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Christian Gross, Alain Rougier, Dominique Guehl, Thomas Boraud, Jean Julien, and Bernard Bioulac

✓ The effectiveness of ventroposterolateral pallidotomy in the treatment of akinesia and rigidity is not a new discovery and agrees with recent investigations into the pathogenesis of Parkinson's disease, which highlight the role played by the unbridled activity of the subthalamic nucleus (STN) and the consequent overactivity of the globus pallidus internalis (GPi). Because high-frequency stimulation can reversibly incapacitate a nerve structure, we applied stimulation to the same target.

Seven patients suffering from severe Parkinson's disease (Stages III–V on the Hoehn and Yahr scale) and, particularly, bradykinesia, rigidity, and levodopa-induced dyskinesias underwent unilateral electrode implantation in the posteroventral GPi. Follow-up evaluation using the regular Unified Parkinson's Disease Rating Scale has been conducted for 1 year in all seven patients, 2 years in five of them, and 3 years in one. In all cases high-frequency stimulation has alleviated akinesia and rigidity and has generally improved gait and speech disturbances. In some cases tremor was attenuated. In a similar manner, the authors observed a marked diminution in levodopa-induced dyskinesias. This could be an excellent primary therapy for younger patients exhibiting severe bradykinesia, rigidity, and levodopa-induced dyskinesias, which would allow therapists to keep ventroposterolateral pallidotomy in reserve as a second weapon.

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Bruno Aouizerate, Emmanuel Cuny, Corinne Martin-Guehl, Dominique Guehl, Helene Amieva, Abdelhamid Benazzouz, Colette Fabrigoule, Michele Allard, Alain Rougier, Bernard Bioulac, Jean Tignol, and Pierre Burbaud

✓ Obsessive—compulsive disorder (OCD) is an anxiety disorder associated with recurrent intrusive thoughts and repetitive behaviors. Although conventional pharmacological and/or psychological treatments are well established and effective in treating OCD, symptoms remain unchanged in up to 30% of patients. Deep brain stimulation (DBS) of the anterior limb of the internal capsule has recently been proposed as a possible therapeutic alternative in treatment-resistant OCD. In the present study, the authors tested the hypothesis that DBS of the ventral caudate nucleus might be effective in a patient with intractable severe OCD and concomitant major depression. Psychiatric assessment included the Yale—Brown Obsessive Compulsive Scale (Y-BOCS), the Hamilton Depression Rating Scale (HDRS), the Hamilton Anxiety Rating Scale (HARS), and the Global Assessment of Functioning (GAF) Scale for determining the symptom severity of OCD, depression, and anxiety as well as the quality of pychosocial and occupational functioning, respectively. Neuropsychological assessment consisted of a wide range of tests primarily exploring memory and executive functions. Deep brain stimulation of the ventral caudate nucleus markedly improved symptoms of depression and anxiety until their remission, which was achieved at 6 months after the start of stimulation (HDRS ≤ 7 and HARS ≤ 10). Remission of OCD (Y-BOCS < 16) was also delayed after 12 or 15 months of DBS. The level of functioning pursuant to the GAF scale progressively increased during the 15-month follow-up period. No neuropsychological deterioration was observed, indicating that DBS of the ventral caudate nucleus could be a promising strategy in the treatment of refractory cases of both OCD and major depression.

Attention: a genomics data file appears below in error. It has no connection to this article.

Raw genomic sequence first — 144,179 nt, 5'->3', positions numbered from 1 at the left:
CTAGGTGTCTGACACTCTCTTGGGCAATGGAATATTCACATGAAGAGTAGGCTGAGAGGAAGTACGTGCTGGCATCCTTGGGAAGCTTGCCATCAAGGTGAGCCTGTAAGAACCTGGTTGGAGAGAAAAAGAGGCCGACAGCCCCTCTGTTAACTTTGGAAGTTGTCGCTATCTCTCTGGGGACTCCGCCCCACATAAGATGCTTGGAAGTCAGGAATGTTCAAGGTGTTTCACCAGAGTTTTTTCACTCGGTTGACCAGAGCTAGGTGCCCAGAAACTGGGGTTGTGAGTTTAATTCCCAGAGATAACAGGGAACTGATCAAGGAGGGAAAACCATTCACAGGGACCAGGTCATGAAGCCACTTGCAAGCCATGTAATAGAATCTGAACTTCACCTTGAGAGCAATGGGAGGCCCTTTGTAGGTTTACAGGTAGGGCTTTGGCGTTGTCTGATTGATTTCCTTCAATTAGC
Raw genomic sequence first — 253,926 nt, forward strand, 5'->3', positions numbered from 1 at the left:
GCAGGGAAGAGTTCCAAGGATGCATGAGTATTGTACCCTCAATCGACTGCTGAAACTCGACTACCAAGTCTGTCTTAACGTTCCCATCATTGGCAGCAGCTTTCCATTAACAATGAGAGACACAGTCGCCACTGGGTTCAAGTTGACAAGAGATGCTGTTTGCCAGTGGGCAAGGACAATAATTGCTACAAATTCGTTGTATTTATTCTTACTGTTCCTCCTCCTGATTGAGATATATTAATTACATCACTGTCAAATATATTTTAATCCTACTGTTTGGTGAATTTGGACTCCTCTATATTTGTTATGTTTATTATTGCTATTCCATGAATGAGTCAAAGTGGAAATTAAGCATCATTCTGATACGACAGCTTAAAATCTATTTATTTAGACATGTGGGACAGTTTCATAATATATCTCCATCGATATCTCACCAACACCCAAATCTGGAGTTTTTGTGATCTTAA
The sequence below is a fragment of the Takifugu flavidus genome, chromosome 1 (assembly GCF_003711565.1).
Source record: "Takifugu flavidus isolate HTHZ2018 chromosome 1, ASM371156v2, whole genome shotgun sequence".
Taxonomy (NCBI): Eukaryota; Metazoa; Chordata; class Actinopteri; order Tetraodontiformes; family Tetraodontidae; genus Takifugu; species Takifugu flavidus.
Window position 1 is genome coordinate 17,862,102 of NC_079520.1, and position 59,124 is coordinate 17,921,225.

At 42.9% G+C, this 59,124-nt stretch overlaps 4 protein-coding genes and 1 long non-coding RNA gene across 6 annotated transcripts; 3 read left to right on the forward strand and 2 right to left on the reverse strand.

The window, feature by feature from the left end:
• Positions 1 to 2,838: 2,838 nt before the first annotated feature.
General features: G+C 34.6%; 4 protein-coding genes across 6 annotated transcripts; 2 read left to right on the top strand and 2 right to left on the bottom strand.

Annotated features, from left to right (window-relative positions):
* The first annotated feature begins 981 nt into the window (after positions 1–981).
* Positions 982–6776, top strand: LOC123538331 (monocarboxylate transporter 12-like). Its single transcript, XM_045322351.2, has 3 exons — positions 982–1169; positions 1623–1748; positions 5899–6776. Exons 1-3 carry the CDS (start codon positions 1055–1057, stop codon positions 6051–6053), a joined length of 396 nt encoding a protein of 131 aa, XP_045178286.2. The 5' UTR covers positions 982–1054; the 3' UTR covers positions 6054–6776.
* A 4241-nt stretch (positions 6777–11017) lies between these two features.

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Bruno Aouizerate, Emmanuel Cuny, Eric Bardinet, Jerome Yelnik, Corinne Martin-Guehl, Jean-Yves Rotge, Alain Rougier, Bernard Bioulac, Jean Tignol, Luc Mallet, Pierre Burbaud, and Dominique Guehl

The ventral striatum, including the head of the caudate nucleus and the nucleus accumbens, is a putative target for deep brain stimulation (DBS) in the treatment of obsessive-compulsive disorder (OCD) and major depression (MD). However, the respective roles of these structures in the pathophysiology of OCD and MD remain to be clarified. To address this issue, DBS of the ventral striatum was tested in 2 patients with severely distressing and intractable forms of OCD and MD. Comparisons of clinical outcomes and anatomical data on electrode positioning showed that caudate nucleus stimulation preferentially alleviated OCD manifestations, whereas nucleus accumbens stimulation improved depressive symptoms. These findings suggest that the caudate nucleus and nucleus accumbens participate differently in the pathogenesis of both of these psychiatric conditions.